Lung Ching is an early picked green tea and is one of China's most famous. It is made around Hangzhou City early in the Spring. The full, green leaves make for a brew that has a mild and sweet. It emits clean vegetal notes and an almost nut-like flavor of toasted walnuts, it pours a very smooth cup

Saturday, January 22, 2011

Flight of teas! January 22nd & 23rd!

This weekend we are presenting a flight of our freshest Assam teas. These are some of the finest black teas from northeast India, the high rainfall and Brahmaputra river give this region a very wet growing season known for their larger leaves and fuller bodied flavor, slight maltiness (similar of a good beer) and wonderful sweeter notes of honey. .  The Region has increased the quality of production dramatically over the past thirty years. We are very pleased with these fresh additions to our collection of pure estate teas.  Assams exemplify the truest forms of the Maillard reaction, a chemical reaction between amino acids and sugars that require heat, similar to caramelization These strong black teas are delicious alone or with milk and sugar!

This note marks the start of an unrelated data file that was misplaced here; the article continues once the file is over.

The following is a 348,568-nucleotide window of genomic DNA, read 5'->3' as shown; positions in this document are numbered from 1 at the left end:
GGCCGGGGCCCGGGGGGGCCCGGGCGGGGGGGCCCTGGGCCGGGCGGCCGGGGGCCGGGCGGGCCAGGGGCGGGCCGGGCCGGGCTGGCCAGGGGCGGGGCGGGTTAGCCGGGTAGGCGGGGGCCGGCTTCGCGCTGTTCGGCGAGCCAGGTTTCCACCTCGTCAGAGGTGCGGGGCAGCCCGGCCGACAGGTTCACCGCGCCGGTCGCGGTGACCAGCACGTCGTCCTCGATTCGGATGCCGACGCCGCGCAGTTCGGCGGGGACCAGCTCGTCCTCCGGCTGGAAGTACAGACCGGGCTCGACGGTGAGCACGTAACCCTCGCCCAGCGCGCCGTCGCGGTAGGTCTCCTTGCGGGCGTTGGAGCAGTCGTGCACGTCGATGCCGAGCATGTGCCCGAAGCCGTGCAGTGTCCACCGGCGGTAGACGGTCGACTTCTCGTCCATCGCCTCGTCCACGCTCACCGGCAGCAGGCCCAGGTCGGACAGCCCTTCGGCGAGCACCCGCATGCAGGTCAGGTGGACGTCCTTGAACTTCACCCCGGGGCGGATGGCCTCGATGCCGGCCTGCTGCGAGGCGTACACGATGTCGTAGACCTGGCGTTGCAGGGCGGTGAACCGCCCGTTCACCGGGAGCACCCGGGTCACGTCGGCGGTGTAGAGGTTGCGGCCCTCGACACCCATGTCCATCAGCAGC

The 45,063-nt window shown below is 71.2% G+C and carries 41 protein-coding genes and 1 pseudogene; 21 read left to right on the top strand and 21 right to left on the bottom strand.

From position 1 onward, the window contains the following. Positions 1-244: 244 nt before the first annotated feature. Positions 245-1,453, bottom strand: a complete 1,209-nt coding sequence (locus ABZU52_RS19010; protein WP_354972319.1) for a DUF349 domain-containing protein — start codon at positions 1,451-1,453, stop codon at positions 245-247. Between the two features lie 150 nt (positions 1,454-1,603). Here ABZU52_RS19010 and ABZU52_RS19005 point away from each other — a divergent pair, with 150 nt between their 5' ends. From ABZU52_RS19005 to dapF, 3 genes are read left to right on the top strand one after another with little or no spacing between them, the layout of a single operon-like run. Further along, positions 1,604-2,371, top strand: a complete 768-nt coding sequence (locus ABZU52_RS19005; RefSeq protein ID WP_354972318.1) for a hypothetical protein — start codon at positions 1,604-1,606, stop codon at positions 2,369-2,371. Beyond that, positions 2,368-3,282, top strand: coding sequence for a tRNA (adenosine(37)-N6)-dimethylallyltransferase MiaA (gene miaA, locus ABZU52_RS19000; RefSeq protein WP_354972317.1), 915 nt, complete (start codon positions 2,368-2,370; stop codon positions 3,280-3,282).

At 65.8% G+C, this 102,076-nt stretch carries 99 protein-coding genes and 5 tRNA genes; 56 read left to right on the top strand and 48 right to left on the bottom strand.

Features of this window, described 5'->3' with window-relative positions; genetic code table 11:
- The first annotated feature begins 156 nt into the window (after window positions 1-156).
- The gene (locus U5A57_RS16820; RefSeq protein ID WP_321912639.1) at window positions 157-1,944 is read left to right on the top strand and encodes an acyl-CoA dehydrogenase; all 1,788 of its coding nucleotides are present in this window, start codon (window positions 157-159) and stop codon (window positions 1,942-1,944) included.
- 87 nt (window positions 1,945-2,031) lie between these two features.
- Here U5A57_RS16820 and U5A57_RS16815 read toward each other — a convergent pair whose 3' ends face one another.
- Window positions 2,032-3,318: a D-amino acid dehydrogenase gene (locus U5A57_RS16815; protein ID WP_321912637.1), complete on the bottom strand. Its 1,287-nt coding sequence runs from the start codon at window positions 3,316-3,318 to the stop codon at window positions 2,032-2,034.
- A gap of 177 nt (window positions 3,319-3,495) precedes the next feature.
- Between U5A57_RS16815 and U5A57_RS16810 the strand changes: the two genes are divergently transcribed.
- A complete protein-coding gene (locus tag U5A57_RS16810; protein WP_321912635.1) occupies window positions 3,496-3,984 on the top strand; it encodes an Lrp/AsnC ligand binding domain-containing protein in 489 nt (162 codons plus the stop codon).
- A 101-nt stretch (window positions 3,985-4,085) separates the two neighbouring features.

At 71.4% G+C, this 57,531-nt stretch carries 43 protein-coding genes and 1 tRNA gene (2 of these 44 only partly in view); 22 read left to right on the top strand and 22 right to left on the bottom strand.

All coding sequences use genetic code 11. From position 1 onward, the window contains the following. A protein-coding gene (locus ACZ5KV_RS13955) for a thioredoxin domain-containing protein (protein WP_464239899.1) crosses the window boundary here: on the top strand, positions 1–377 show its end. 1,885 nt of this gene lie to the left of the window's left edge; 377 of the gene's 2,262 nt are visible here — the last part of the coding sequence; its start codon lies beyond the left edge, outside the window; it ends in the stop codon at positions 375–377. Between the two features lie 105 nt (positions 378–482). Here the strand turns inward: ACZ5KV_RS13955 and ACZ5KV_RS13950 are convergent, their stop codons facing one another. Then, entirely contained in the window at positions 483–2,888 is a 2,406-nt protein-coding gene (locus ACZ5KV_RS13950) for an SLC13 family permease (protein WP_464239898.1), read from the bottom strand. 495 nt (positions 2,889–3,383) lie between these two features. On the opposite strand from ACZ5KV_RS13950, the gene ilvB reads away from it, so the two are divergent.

Golden Tip Assam is a the lightest and sweetness of the flight this weekend with golden tips (or in the case of this Assam, purely the tips). 
Nahorabi Full Leaf Assam has a slightly lighter body than the Mangalam broken, with some more toasted malt and cooked honey notes.

Mangalam Broken Assam is a vibrant broken leaf tea. Robust and perfect for mornings, this tea has both briskness and body, slightly more astringent that the golden tips and Nahorabi full. A sophisticated mixture of strength and dark honey flavors.  The more a leaf gets broken apart, the more intense and robust the flavors can be.

Wednesday, January 12, 2011

Flight of teas! January 15th & 16th!